In the beginning, there were the Humors. There were four because back then they liked that number. Four cardinal points, four winds, four seasons so… four humors. "Balancing the humors" gave us bloodletting. A really stupid idea.
Like most diseases, the Bubonic plague had multiple variants… some worse than others. The rat borne flea was the vector, but not all fleas, nor all rats, were equal. The etiology of the plague is complex, which explains why it took so long to understand it. As most people know, shipping carried the rats and fleas from port to port, creating pandemics. The locals would grasp at and blame anything and anyone that they thought might be involved… like Jews for example.
A recurring theme through history is religion sticking its nose in where it did not belong. From blaming Jews in the 1300s to burial practices used in the Ebola outbreak. Ignorance and religion made the problems much worse.
Smallpox has been eradicated. But in the past it was feared and weaponized. The reason we were able to get rid of smallpox is because it has no animal hosts in which to hide. Edward Jenner used a similar disease, cowpox , to create a vaccine-- the first in history. Smallpox is extremely nasty, and yet the objections to the vaccine then (government over reach, religion, and science denial) are the same as they are today.
In an odd turn of history, yellow fever led to the liberation of slaves on Hispaniola. It so decimated the population that fresh "unbroken" slaves had to be imported all the time. Soon, these uppity new slaves had the upper hand and the island became independent.
Disease has had huge influences on politics and war. When Napoleon drove to take Moscow, he was beaten by several factors, including typhus and dysentery.
In the 1700s, medicine started to make large advances toward the modern world. The French School was born. TB (aka consumption) was one of its targets. TB created its own fashion trend: Rail skinny women, with a grey/white pallor was the rage.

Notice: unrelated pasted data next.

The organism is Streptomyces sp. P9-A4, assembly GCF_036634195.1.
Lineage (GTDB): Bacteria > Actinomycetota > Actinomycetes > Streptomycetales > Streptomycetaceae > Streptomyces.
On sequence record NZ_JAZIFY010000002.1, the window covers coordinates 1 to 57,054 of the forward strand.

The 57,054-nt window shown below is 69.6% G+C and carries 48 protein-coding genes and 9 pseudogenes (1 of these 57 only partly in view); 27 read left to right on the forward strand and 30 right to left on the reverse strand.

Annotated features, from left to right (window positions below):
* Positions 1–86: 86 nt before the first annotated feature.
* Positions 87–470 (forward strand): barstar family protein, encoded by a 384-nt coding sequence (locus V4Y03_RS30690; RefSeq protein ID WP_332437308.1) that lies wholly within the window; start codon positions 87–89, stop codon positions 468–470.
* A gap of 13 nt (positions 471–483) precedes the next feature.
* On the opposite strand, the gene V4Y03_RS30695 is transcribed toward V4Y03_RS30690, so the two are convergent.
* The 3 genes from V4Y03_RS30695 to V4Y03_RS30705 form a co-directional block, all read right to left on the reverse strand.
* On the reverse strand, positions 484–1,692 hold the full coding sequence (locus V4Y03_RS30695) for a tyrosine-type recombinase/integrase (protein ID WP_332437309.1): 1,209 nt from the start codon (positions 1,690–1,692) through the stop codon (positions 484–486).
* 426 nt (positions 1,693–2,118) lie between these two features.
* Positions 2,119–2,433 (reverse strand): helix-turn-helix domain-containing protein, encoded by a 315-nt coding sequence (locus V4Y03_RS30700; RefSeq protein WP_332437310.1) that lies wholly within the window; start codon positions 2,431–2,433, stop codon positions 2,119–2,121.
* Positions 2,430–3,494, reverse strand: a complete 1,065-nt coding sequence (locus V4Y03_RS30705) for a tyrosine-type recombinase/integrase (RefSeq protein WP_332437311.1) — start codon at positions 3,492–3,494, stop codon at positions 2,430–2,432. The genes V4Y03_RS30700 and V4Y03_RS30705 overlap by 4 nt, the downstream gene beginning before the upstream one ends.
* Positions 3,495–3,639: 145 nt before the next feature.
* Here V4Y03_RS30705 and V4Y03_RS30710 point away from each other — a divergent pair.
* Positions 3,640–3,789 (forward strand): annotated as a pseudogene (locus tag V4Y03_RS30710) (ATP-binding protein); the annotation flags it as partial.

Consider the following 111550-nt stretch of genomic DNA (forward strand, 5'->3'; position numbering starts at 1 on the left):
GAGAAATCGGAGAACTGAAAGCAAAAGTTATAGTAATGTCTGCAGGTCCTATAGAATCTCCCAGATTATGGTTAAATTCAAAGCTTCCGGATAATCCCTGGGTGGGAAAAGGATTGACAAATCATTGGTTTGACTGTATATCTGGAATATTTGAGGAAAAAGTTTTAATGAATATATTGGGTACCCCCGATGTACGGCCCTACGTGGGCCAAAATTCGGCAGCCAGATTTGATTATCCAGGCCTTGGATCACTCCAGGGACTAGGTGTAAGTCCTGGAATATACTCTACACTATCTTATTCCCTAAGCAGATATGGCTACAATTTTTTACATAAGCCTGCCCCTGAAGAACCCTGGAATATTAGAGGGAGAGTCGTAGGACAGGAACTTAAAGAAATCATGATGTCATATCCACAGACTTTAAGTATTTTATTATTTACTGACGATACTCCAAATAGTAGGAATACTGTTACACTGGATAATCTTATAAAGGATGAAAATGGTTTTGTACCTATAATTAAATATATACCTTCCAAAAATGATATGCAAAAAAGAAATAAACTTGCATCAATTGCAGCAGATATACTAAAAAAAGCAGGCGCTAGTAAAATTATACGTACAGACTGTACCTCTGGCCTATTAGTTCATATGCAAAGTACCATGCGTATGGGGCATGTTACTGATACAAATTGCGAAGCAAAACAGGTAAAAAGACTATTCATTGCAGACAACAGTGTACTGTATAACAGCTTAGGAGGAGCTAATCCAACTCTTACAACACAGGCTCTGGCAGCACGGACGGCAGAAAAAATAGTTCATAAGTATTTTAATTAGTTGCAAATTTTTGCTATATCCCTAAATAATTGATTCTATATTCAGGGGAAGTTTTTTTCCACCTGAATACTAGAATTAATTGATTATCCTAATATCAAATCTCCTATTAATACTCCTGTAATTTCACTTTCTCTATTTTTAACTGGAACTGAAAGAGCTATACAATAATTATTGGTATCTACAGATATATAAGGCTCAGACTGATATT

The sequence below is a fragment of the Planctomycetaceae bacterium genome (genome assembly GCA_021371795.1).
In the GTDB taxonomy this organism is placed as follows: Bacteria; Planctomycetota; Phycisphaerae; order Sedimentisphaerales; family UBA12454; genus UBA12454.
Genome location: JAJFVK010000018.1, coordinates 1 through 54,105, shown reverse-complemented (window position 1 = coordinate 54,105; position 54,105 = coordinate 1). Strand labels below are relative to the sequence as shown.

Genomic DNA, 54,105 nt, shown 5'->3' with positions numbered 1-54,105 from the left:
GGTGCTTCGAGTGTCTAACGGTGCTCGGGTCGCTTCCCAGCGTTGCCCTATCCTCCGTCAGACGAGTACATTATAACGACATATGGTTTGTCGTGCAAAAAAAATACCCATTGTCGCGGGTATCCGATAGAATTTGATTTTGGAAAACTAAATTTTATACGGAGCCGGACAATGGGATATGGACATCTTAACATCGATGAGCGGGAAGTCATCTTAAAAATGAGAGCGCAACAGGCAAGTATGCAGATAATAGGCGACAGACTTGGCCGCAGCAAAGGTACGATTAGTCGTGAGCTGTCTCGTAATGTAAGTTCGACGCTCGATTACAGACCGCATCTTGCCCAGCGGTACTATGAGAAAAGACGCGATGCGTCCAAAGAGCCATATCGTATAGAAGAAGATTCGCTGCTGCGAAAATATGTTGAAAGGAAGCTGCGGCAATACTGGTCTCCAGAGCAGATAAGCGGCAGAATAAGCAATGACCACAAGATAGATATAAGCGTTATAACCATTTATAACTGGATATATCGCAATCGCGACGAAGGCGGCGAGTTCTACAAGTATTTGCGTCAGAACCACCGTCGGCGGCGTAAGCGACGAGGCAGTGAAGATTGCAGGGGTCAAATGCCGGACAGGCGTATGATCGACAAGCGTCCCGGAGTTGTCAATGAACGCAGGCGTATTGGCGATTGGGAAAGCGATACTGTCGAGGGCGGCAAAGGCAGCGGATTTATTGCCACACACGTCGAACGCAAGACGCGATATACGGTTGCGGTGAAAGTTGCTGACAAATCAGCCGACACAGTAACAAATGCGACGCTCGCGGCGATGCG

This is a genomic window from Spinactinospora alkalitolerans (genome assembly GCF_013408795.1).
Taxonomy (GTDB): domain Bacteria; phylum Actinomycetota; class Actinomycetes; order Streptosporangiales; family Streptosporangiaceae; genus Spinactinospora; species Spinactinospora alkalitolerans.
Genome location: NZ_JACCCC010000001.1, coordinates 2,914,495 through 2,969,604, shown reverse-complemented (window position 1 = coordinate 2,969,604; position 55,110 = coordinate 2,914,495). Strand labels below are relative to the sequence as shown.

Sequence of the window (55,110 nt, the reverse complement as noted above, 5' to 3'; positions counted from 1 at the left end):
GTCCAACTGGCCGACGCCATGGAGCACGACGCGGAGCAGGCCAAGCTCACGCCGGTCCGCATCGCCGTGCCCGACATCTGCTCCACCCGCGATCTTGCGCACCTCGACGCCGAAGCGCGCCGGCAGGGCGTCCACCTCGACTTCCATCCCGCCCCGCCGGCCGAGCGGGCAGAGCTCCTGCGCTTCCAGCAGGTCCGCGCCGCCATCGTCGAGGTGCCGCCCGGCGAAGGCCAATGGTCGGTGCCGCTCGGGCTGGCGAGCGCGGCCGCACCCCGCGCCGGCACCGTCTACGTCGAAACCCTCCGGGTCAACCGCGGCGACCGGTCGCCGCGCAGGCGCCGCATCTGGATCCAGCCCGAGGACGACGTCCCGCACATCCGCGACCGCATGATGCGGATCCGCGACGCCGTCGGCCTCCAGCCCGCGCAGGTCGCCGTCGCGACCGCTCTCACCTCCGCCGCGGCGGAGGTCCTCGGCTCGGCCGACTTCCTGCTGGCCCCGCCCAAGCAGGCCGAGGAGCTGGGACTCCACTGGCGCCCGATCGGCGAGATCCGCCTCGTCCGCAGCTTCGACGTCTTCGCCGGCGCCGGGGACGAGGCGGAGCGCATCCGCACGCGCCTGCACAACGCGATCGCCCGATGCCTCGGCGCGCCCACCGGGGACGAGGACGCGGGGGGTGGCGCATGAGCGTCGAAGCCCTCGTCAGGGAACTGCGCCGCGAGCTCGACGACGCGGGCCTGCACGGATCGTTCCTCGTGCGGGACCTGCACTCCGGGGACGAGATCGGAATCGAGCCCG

TB and cholera led to sanitation (and the Sanitary Report) that gave us modern sewers and clean streets. Cholera is passed in large part from human feces to human mouths. Staying clean became important.
In the 1800s, Louise Pasteur pushed the germ theory of disease. It was mocked by many until he developed a vaccine for anthrax, saving France from the economic ruin of their sheep and cattle dying by the thousands. Pasteur also created treatments for rabies and invented pasteurization, which saved countless lives.
With the microscope came lab medicine. Bacteria like TB could be seen under the microscope, allowing for accurate diagnosis and an interruption to the transmission chain. It also led to anti-bacterials like streptomycin.
Malaria has probably killed more than any other disease. This is because it has been around longer than any other. This make the mosquito the worst killer in history. Malaria and Yellow Fever are both mosquito borne.
Polio has proved hard to get rid of. But we are close. If we can eradicate it, it will be the second, and probably the last, disease to be thus dispatched.
The book closes with AIDS and Ebola. AIDS is mostly transmitted by heterosexual contact, not homosexual contact.
A recurring theme in the book is that disease generally hits the poor much harder than others. Genetics also play a role. For centuries, and to this day, the disadvantaged are blamed and most impacted by disease, while those less at risk turned their collective backs.
All in all, a fascinating read. My only regret is that much of it will disappear from my brain because diseases and their etiologies are very complex. Most diseases come in various strains, as we are finding out with COVID. And stupid people who avoid vaccines are part of that problem. They increase the number cases and thus the opportunity for mutations to develop.
A pox on them all.
Lee Moller is a life-long skeptic and atheist and the author of The God Con.